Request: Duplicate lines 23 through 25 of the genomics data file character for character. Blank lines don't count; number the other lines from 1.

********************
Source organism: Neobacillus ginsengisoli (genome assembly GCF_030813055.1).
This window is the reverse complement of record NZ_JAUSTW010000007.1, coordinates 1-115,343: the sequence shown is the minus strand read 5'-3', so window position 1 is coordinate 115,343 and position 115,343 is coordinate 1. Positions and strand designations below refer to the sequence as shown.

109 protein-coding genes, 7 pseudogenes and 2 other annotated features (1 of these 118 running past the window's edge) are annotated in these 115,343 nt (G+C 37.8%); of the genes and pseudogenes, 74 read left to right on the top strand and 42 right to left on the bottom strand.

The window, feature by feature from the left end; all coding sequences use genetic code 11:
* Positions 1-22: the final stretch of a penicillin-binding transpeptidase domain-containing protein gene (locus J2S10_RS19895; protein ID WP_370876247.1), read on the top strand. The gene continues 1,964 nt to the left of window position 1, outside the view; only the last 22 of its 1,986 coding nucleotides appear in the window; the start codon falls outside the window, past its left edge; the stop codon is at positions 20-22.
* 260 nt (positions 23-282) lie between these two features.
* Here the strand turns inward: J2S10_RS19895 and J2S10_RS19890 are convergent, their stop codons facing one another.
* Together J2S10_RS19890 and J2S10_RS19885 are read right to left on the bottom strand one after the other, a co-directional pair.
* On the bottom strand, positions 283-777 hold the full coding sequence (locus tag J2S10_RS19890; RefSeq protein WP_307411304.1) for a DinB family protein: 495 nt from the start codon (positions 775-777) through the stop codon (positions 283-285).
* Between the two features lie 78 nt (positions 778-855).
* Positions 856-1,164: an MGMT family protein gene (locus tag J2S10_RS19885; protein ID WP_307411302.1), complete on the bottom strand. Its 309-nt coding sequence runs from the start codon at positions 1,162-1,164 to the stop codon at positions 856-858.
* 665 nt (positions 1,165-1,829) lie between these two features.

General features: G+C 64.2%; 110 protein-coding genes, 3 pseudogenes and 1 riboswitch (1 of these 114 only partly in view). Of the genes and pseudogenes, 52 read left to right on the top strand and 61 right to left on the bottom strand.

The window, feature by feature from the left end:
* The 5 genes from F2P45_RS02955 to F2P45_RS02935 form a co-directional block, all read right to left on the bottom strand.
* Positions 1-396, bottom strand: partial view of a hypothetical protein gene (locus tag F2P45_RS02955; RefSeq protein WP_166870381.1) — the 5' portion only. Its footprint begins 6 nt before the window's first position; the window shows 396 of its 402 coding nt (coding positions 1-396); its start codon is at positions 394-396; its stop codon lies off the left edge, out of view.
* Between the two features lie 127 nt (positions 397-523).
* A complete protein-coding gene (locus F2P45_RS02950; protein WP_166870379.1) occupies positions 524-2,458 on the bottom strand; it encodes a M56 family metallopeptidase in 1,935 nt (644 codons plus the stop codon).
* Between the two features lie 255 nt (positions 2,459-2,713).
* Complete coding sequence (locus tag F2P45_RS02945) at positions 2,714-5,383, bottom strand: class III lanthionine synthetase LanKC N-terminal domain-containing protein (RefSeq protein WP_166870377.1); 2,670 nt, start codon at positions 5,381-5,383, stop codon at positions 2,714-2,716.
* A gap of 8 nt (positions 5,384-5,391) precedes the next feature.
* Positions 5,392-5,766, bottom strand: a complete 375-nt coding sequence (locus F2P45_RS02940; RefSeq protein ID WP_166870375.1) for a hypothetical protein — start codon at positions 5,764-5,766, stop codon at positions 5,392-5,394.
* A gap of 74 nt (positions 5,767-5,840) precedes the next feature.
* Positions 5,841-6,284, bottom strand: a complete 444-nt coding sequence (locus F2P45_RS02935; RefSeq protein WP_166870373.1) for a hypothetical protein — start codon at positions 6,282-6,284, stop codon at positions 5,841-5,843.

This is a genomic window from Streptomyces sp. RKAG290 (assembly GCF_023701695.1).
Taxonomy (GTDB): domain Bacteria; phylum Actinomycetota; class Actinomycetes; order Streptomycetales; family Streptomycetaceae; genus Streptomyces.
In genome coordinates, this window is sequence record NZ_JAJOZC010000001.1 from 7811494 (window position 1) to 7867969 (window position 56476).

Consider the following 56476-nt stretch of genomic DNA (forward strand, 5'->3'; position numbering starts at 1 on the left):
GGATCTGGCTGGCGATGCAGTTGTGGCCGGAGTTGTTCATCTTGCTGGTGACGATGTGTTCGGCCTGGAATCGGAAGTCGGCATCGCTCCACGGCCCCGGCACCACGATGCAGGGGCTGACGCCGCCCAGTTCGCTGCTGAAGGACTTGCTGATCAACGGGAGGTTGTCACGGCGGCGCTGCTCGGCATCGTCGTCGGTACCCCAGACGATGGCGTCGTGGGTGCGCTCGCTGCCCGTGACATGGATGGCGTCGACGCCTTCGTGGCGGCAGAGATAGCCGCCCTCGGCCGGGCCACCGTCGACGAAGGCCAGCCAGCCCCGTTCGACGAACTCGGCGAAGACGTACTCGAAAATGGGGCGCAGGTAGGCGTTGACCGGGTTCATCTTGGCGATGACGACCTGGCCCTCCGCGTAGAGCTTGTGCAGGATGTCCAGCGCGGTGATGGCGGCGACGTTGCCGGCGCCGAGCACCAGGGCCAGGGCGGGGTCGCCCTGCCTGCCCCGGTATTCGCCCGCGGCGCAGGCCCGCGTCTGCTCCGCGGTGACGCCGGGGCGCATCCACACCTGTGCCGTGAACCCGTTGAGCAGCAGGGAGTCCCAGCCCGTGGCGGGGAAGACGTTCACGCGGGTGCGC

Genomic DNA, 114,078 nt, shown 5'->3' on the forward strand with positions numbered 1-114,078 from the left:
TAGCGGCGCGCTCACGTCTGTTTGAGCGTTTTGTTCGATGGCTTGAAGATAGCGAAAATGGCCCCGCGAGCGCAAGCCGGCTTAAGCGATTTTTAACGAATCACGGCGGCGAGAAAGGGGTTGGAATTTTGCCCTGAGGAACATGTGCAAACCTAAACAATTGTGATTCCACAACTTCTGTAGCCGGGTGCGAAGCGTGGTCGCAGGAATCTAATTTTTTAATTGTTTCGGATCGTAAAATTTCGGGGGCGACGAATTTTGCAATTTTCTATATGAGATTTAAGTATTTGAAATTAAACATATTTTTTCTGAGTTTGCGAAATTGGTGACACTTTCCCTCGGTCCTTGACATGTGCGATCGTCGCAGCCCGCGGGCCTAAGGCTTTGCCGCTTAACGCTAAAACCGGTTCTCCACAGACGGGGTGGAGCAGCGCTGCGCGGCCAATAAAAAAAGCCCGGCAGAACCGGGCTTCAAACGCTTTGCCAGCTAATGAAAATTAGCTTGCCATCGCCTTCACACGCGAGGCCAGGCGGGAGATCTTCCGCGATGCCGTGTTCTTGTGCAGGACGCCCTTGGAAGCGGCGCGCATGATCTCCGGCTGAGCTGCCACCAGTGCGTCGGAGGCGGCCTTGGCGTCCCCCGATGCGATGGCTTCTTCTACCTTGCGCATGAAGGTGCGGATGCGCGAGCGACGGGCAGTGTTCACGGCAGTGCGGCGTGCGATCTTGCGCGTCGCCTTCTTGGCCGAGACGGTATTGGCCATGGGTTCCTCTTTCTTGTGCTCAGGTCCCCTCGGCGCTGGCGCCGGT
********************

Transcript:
* A gap of 74 nt (positions 5,767-5,840) precedes the next feature.
* Positions 5,841-6,284, bottom strand: a complete 444-nt coding sequence (locus F2P45_RS02935; RefSeq protein WP_166870373.1) for a hypothetical protein — start codon at positions 6,282-6,284, stop codon at positions 5,841-5,843.

This is a genomic window from Streptomyces sp. RKAG290 (assembly GCF_023701695.1).